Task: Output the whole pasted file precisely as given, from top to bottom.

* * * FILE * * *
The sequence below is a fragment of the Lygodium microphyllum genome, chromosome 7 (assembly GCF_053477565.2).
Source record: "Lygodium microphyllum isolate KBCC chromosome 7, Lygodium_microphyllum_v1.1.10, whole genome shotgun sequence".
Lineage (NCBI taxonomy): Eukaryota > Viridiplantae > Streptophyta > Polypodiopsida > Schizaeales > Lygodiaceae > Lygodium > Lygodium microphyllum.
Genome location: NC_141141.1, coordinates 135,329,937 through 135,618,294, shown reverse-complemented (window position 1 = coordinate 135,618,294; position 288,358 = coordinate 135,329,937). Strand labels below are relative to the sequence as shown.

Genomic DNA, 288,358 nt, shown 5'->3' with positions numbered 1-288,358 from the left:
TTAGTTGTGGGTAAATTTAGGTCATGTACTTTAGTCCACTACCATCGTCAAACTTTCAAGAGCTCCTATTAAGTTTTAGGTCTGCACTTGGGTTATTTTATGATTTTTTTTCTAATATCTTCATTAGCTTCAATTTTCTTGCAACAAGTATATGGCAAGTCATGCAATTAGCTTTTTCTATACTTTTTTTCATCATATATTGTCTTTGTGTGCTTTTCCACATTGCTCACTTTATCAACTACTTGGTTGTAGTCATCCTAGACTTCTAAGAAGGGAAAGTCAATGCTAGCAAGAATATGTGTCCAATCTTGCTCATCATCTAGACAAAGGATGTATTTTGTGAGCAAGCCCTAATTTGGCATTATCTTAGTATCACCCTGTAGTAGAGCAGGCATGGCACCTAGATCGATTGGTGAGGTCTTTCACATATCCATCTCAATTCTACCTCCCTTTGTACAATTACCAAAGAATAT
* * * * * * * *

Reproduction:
The sequence below is a fragment of the Lygodium microphyllum genome, chromosome 7 (assembly GCF_053477565.2).
Source record: "Lygodium microphyllum isolate KBCC chromosome 7, Lygodium_microphyllum_v1.1.10, whole genome shotgun sequence".
Lineage (NCBI taxonomy): Eukaryota > Viridiplantae > Streptophyta > Polypodiopsida > Schizaeales > Lygodiaceae > Lygodium > Lygodium microphyllum.
Genome location: NC_141141.1, coordinates 135,329,937 through 135,618,294, shown reverse-complemented (window position 1 = coordinate 135,618,294; position 288,358 = coordinate 135,329,937). Strand labels below are relative to the sequence as shown.

Genomic DNA, 288,358 nt, shown 5'->3' with positions numbered 1-288,358 from the left:
TTAGTTGTGGGTAAATTTAGGTCATGTACTTTAGTCCACTACCATCGTCAAACTTTCAAGAGCTCCTATTAAGTTTTAGGTCTGCACTTGGGTTATTTTATGATTTTTTTTCTAATATCTTCATTAGCTTCAATTTTCTTGCAACAAGTATATGGCAAGTCATGCAATTAGCTTTTTCTATACTTTTTTTCATCATATATTGTCTTTGTGTGCTTTTCCACATTGCTCACTTTATCAACTACTTGGTTGTAGTCATCCTAGACTTCTAAGAAGGGAAAGTCAATGCTAGCAAGAATATGTGTCCAATCTTGCTCATCATCTAGACAAAGGATGTATTTTGTGAGCAAGCCCTAATTTGGCATTATCTTAGTATCACCCTGTAGTAGAGCAGGCATGGCACCTAGATCGATTGGTGAGGTCTTTCACATATCCATCTCAATTCTACCTCCCTTTGTACAATTACCAAAGAATAT